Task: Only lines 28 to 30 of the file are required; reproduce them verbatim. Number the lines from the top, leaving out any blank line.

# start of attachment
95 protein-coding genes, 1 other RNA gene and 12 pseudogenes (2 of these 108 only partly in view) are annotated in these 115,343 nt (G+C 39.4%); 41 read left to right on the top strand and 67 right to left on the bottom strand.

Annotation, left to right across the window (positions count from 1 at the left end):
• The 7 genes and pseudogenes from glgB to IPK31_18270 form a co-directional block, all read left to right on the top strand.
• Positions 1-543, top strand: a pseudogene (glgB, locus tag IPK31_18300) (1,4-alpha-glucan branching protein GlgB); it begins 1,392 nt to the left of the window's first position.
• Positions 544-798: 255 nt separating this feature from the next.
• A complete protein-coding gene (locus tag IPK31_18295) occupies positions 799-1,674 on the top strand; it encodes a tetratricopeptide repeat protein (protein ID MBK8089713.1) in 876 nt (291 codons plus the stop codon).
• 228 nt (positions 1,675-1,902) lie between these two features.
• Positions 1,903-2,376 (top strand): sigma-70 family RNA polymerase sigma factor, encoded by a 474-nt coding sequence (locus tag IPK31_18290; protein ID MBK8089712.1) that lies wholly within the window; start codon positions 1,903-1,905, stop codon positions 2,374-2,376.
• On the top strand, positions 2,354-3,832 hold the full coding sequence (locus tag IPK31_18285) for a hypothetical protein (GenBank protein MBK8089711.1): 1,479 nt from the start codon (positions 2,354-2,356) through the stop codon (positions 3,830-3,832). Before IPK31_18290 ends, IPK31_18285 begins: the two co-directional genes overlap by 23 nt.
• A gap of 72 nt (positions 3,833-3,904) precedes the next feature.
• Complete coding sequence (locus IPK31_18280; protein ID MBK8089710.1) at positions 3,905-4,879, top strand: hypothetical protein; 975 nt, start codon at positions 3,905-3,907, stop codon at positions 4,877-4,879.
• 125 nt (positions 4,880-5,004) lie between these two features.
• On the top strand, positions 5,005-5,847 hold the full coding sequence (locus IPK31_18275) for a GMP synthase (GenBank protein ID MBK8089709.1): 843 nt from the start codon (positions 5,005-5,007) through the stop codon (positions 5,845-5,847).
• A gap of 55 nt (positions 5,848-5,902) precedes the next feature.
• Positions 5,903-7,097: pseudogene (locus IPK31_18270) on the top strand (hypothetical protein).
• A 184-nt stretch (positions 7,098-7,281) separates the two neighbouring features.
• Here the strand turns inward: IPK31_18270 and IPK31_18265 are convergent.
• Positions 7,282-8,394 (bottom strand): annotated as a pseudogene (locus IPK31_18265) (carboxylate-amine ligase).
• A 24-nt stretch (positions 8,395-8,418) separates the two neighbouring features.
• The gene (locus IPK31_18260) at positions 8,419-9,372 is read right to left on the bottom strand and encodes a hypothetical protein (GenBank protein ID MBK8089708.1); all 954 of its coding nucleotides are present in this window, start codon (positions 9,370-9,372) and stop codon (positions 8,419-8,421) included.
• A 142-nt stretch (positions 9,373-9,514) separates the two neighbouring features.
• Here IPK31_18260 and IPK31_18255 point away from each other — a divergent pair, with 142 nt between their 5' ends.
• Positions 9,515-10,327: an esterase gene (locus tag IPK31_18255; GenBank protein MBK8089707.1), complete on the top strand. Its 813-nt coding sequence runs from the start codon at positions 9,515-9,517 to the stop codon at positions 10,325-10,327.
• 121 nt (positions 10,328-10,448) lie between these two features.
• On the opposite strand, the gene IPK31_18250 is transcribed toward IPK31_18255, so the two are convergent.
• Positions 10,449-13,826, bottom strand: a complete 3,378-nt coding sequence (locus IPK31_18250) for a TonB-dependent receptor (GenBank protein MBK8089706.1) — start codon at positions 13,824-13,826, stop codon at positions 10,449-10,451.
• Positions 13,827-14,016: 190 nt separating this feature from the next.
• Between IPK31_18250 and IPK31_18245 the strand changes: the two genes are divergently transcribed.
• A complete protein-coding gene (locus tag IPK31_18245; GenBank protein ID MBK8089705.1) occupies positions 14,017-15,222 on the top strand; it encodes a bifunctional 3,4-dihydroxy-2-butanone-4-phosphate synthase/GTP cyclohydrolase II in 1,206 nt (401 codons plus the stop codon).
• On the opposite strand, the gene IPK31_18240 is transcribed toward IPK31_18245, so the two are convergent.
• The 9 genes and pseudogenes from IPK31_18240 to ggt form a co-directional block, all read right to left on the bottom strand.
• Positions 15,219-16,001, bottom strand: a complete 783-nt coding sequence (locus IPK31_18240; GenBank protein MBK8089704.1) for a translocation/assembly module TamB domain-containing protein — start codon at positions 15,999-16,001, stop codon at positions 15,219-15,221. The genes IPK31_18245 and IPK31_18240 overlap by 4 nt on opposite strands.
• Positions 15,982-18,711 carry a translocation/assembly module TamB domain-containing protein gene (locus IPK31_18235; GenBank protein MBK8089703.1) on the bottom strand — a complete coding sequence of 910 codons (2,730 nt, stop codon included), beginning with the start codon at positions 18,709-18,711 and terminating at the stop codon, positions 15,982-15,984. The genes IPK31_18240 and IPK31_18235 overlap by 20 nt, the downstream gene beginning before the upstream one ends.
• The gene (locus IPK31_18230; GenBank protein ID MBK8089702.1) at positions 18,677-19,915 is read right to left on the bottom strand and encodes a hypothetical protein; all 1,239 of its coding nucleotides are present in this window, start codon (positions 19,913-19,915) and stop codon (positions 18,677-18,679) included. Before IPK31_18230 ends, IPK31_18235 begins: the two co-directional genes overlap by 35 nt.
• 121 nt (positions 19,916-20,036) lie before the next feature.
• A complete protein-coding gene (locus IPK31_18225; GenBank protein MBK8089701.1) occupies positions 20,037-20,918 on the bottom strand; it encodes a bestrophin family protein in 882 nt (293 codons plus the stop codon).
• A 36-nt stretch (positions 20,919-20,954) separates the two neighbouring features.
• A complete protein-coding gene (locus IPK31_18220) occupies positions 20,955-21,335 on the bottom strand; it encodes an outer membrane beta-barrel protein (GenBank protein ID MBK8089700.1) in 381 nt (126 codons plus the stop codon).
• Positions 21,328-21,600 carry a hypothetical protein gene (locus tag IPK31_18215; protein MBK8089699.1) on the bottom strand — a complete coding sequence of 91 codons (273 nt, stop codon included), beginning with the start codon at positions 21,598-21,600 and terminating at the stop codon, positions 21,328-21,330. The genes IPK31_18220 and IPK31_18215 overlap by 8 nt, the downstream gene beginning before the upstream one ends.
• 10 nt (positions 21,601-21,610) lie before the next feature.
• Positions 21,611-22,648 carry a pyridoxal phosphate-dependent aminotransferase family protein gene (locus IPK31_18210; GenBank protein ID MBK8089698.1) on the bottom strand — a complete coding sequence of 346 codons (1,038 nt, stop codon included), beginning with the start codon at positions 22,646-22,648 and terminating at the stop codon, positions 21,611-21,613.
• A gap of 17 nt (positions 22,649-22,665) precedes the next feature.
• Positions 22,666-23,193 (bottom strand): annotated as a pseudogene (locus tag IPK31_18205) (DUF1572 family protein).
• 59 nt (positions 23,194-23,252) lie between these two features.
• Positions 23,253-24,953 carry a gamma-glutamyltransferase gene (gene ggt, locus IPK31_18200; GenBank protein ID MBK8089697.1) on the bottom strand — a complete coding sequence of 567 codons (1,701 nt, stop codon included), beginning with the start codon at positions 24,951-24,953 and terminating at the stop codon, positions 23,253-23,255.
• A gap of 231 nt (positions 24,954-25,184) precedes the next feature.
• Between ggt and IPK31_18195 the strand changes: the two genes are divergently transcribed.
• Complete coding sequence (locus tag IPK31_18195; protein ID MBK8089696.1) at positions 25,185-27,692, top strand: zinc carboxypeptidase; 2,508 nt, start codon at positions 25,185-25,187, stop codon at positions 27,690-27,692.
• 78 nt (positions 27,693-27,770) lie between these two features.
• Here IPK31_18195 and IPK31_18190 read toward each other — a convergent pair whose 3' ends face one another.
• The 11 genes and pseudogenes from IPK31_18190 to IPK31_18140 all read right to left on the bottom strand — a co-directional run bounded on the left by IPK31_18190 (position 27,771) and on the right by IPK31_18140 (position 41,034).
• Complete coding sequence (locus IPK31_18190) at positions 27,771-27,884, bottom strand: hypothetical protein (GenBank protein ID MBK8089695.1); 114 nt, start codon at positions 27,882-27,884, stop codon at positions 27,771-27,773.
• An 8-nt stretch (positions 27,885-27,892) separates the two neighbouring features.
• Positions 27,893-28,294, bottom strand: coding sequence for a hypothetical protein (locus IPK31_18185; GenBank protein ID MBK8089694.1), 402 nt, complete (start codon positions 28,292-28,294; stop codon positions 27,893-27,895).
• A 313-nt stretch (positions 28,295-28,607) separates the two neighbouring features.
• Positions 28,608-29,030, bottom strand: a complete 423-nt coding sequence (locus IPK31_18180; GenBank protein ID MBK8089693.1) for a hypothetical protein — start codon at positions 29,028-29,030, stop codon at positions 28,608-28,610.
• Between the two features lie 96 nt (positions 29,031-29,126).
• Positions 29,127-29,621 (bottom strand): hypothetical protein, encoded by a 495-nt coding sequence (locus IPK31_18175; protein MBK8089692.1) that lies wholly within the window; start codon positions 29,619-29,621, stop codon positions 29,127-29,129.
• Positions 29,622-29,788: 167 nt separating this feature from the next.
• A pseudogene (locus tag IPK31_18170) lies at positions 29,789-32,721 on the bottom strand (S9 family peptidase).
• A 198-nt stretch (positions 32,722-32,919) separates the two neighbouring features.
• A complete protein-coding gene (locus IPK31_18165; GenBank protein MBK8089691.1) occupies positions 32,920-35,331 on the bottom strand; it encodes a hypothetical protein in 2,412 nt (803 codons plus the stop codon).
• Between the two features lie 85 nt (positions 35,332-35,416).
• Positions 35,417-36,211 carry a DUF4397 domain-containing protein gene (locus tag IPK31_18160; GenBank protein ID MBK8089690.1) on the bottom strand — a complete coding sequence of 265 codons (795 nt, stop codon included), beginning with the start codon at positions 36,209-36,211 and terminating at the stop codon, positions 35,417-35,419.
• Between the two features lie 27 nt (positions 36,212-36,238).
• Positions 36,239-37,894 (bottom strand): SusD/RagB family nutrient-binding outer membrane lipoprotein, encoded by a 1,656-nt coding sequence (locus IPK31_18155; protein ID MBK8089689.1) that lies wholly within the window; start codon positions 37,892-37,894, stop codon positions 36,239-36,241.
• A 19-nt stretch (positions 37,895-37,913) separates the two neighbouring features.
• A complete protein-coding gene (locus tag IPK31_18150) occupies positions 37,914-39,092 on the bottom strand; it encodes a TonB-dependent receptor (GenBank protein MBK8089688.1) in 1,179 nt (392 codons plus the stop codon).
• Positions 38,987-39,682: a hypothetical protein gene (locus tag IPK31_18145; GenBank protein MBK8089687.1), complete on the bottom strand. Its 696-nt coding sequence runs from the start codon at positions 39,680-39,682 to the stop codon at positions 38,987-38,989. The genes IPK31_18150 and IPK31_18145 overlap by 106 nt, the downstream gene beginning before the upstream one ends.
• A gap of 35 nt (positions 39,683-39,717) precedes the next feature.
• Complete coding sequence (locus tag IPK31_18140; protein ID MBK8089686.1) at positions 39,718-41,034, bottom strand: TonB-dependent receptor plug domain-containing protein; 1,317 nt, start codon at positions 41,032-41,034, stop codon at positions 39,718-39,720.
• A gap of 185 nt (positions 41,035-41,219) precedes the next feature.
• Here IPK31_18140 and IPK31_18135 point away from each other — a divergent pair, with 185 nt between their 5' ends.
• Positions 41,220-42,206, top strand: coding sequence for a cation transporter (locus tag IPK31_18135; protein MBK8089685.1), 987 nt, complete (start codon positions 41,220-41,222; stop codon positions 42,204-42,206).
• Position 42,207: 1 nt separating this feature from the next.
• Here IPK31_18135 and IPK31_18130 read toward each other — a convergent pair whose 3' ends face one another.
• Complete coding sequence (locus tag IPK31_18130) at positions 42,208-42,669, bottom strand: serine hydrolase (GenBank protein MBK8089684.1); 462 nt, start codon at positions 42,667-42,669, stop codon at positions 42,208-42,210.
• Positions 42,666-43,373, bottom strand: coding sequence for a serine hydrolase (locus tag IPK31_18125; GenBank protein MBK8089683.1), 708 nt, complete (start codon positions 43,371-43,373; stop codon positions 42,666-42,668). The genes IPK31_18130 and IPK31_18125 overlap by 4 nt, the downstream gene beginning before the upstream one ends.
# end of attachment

• Between IPK31_18250 and IPK31_18245 the strand changes: the two genes are divergently transcribed.
• A complete protein-coding gene (locus tag IPK31_18245; GenBank protein ID MBK8089705.1) occupies positions 14,017-15,222 on the top strand; it encodes a bifunctional 3,4-dihydroxy-2-butanone-4-phosphate synthase/GTP cyclohydrolase II in 1,206 nt (401 codons plus the stop codon).
• On the opposite strand, the gene IPK31_18240 is transcribed toward IPK31_18245, so the two are convergent.